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To evaluate the relationship between a new osteoporotic vertebral fracture and instrumented lumbar arthrodesis.
In contrast to the growing recognition of the importance of adjacent segment disease after lumbar arthrodesis, relatively little attention has been paid to the relationship between osteoporotic vertebral fractures and instrumented lumbar arthrodesis.
Twenty five patients with a thoracolumbar vertebral fracture following instrumented arthrodesis for degenerative lumbar disorders (study group) were investigated. The influence of instrumented lumbar arthrodesis was examined by comparing the bone mineral density (BMD) of the femoral neck in the study group with that of 28 patients (control group) who had sustained a simple osteoporotic vertebral fracture. The fracture after instrumented arthrodesis was diagnosed at a mean 47 months (range, 7 to 100 months) after the surgery.
There was a relatively better BMD in the study group, 0.67 ± 0.12 g/cm2 compared to the control group, 0.60 ± 0.13 g/cm2 (p = 0.013). The level of back pain improved from a mean of 7.5 ± 1.0 at the time of the fracture to a mean of 4.9 ± 2.0 at 1 year after the fracture (p = 0.001). However, 12 (48%) patients complained of severe back pain 1 year after the fracture. There was negative correlation between the BMD of the femoral neck and back pain at the last follow up (r = - 0.455, p = 0.022).
Osteoporotic vertebral fractures after instrumented arthrodesis contribute to the aggravation of back pain and the final outcome of degenerative lumbar disorders. Therefore, it is important to examine the possibility of new osteoporotic vertebral fractures for new-onset back pain after lumbar instrumented arthrodesis.
Vertebral compression fractures are a common and often debilitating complication of osteoporosis. Percutaneous vertebroplasty is a minimally invasive procedure that provides prompt pain relief with a low complication rate. Vertebral fractures increase significantly the lifetime risk of further fractures, and new vertebral fractures at the adjacent or non-adjacent vertebrae can occur repeatedly after vertebroplasty. The mechanism of the new vertebral fractures is unclear, but from experimental and computational studies, it appears that a change in the mechanical load after augmentation might be responsible [1-8]. If the adjacent vertebrae are already rigid, the dynamic hammer effect can lead to a non-adjacent fracture .
In contrast to the growing recognition of the importance of adjacent segment disease after lumbar arthrodesis, relatively little attention has been paid to the relationship between osteoporotic vertebral fractures and instrumented lumbar arthrodesis. Solid fusion alters the biomechanics at the motion segments, resulting in increased mechanical demand. Increased biomechanical forces, mobility and intradiscal pressure in the adjacent and non-adjacent segments after fusion have been suggested to accelerate these pathological changes [10-14]. One of the findings next to a fused segment was vertebral compression fractures . There is limited data available on incidence of new osteoporotic vertebral fractures after lumbar spine fusion . The ability of the vertebral body to carry a load depends on the structural capacity of the vertebrae and on the loading conditions that arise from the activities of daily living or trauma. The vertebral bone in an aging spine fails because it cannot support the internal stresses and strains that result from loads applied to the vertebral body . It is possible to sustain a new vertebral fracture at the osteoporotic vertebra because instrumented lumbar arthrodesis alters the biomechanics of load transfer to the remained vertebrae. Therefore, this study examined the relationship between a new osteoporotic vertebral fracture and instrumented lumbar arthrodesis.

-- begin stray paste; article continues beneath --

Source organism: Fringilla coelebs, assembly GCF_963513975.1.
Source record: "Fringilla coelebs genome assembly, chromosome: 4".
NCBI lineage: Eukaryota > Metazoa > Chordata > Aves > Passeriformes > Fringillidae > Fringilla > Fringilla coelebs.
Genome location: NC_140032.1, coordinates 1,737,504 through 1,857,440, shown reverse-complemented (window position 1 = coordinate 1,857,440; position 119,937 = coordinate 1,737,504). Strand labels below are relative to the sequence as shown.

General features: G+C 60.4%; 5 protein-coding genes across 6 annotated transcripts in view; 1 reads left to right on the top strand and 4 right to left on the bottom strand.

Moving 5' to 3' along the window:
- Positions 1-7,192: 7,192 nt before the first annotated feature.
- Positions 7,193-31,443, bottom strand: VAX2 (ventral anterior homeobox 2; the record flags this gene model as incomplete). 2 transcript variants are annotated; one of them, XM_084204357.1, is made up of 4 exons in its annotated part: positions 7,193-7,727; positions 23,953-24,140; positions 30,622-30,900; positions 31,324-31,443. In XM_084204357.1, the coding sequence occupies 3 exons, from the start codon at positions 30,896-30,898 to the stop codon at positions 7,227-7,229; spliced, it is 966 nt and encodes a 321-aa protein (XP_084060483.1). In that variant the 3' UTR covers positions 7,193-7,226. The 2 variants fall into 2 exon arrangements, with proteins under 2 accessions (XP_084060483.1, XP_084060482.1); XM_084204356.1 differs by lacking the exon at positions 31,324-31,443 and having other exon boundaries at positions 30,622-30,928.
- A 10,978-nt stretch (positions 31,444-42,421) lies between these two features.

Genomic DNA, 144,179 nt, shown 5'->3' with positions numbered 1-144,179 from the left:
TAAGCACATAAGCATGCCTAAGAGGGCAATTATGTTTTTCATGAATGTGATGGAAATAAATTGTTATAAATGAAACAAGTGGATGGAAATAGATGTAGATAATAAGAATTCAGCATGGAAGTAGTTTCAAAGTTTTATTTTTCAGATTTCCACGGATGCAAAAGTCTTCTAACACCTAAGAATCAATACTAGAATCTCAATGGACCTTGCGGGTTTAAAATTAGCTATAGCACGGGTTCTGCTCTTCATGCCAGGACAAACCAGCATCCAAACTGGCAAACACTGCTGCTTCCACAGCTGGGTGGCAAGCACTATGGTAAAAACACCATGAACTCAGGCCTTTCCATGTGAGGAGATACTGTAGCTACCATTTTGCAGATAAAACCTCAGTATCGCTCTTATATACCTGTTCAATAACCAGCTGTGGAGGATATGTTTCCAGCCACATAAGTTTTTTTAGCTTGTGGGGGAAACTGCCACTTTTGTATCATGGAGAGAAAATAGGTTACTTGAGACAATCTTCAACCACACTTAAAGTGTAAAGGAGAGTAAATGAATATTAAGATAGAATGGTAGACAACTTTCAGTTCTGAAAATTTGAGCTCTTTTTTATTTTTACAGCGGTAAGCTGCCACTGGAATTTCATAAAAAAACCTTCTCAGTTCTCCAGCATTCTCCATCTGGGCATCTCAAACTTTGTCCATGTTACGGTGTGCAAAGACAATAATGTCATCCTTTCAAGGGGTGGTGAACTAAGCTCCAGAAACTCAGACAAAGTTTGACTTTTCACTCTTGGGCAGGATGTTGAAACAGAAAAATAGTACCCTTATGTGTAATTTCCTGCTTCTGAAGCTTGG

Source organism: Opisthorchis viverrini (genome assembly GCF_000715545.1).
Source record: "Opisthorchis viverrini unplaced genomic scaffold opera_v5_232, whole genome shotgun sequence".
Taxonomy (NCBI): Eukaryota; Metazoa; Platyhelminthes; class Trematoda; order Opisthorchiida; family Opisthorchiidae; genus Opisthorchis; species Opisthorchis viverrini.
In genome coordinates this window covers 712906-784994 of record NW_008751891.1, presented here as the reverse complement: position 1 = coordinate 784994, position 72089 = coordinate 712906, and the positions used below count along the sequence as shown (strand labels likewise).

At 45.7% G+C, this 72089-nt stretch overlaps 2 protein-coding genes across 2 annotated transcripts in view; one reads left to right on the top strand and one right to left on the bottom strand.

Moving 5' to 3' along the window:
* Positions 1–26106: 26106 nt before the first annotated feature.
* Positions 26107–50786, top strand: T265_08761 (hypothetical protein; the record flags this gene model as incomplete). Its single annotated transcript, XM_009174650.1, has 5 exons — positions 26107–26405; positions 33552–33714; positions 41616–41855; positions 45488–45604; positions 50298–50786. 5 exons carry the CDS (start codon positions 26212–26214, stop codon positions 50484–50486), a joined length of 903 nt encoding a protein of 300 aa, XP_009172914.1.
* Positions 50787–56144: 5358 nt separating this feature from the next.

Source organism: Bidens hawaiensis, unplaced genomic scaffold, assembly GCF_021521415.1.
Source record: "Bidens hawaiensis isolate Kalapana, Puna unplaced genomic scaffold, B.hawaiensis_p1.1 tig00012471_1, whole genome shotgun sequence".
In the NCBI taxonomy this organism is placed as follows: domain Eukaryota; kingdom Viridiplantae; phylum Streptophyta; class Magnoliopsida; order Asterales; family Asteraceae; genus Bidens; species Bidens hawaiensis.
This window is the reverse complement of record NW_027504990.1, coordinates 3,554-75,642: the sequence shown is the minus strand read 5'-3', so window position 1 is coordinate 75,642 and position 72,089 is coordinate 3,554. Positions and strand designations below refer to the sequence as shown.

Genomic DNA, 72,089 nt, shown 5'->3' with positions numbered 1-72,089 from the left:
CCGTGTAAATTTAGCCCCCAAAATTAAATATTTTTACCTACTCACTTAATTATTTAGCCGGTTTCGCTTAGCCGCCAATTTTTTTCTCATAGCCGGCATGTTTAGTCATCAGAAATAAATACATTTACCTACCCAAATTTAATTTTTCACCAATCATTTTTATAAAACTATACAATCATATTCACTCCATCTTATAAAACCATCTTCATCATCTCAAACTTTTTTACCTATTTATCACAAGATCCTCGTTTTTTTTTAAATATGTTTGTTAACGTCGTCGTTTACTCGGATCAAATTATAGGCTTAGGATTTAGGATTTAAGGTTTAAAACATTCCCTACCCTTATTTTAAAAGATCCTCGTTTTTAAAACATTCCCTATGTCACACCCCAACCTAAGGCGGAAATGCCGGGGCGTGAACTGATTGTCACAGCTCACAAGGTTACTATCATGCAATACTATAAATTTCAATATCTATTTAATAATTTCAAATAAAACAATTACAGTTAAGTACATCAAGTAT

The charts and radiographs of 30 consecutive patients who developed a new osteoporotic vertebral fracture among 201 patients who underwent instrumented arthrodesis for degenerative lumbar disorders from July 2000 to July 2007 were reviewed retrospectively. Five patients were excluded because they were not followed up for more than 1 year or had multiple fractures. Twenty five patients were classified into the study group. The mean age of the study group was 64.7 years (range, 48 to 83 years). Six patients were men and 19 patients were women. Instrumented arthrodesis was performed for spinal stenosis, spondylolisthesis and herniated nucleus pulposus in 17, 7 and 1 case, respectively. The mean fusion levels of the degenerative lumbar disorders were 1.84 segments (range, 1 to 3 segments). To determine the effect of the bone mineral density, 28 patients with a simple osteoporotic compression fracture at one vertebra in 2007 were investigated as a control group. The mean age of the control group was 69.3 years (range, 47 to 83 years). Six patients were men and 22 patients were women.
The osteoporotic vertebral fracture in both groups was treated with bed rest and pain medication in the early stages. After resolving the extreme pain, early ambulation with a brace was recommended. If the pain continued for more than 2 or 3 weeks, vertebroplasty was performed with bone cement in 2 cases (Fig. 1). After 8 to 12 weeks of brace application, muscle strengthening exercise and reforming the mode of living and osteoporotic medication were recommended.
The bone mineral density of the femoral neck in the study group was compared with that of the control group. The changes in back pain and the radiographic results of the study group were analyzed.
The clinical results, including the visual analogue score (VAS) of back pain were investigated before the fracture, after the fracture and at the 1 year follow-up. The back pain score was recorded from 0 (no pain) to 10 (extreme pain).
Vertebral height loss and lumbar lordosis were measured at the time of the fracture and at the final follow up. The vertebral height loss was calculated by anterior compression of the fractured vertebra divided by the mean of the anterior column length of the adjacent vertebra. The lumbar lordosis was estimated by Cobb's method using the L1 and S1 end plate.
The data is expressed as the mean ± standard deviation. Statistical analyses were performed using SPSS ver. 12.0 (SPSS Inc., Chicago, IL, USA). The differences in age, body weight, and bone mineral density between both groups were examined using a t-test. A Wilcoxon signed-ranks test was used to determine changes in back pain (VAS score) at the time of the fracture and at 1 year after the fracture. Radiological changes in vertebral height and lumbar lordosis between the time of fracture and 1 year after the fracture were examined using a paired t-test. Finally, the correlations between back pain and the results from the loss of vertebral height, lumbar lordosis, and the bone mineral density (BMD) of femoral neck were analyzed.